By Dhananjay Gupta
A tough carapace, a crab
a staring gaze, a dagger jab.
That dragon, Karkinos sat there,
silent in her dragon’s lair.
The earth rumbled as Karkinos slept
Above in hearth, a village wept.
For Karkinos was an ancient foe,
the seeds of dread, her presence sow.
Yet Karkinos still was weak,
more vigour did she grimly seek.
Birthed she a million eggs,
and fed them on the village’s dregs.
These younglings would eventually
with their perfect mimicry
of their mother, Karkinos
wreak death, destruction, and chaos.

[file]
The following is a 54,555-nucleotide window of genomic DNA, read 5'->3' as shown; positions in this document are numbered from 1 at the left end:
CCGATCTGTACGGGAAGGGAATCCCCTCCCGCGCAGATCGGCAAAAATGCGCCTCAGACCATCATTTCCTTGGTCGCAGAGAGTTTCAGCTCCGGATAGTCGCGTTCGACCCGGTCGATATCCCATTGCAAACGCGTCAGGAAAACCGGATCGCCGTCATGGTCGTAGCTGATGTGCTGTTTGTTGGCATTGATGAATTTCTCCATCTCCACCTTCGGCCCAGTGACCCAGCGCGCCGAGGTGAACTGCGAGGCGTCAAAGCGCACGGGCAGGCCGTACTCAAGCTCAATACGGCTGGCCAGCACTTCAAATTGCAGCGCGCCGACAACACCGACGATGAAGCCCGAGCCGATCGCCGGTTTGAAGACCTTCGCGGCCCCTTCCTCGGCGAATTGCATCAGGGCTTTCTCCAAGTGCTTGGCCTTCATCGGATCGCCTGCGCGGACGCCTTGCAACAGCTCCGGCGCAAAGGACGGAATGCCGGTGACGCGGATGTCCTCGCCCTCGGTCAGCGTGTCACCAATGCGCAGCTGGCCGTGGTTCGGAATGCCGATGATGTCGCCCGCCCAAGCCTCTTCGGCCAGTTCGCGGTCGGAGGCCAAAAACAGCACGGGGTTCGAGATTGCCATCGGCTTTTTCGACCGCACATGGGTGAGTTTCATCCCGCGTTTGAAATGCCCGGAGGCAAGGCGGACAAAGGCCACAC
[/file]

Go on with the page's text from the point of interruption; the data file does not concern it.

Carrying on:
The village above, had one wise man.
“To fight and kill her, yes we can.
The creature’s mortal, do not fear
prevail we shall, if we cohere.”
With sticks and stones they reached her cave,
men and boys; hardy, brave.
But Karkinos had other plans,
unbeknownst to every man.
One million deadly sons let loose,
the villagers’ nape, a tightened noose.
These faithful Karkinosii lay waste,
to a land that once was chaste.
The battle was a little short,
bravely though the village fought.
For sticks and stones may break her bones,
but there is no way to slay her clones.
Twenty leagues now to the west,
another village lies in rest.
There is another dragon’s lair,
another home to Karkinos’ heirs.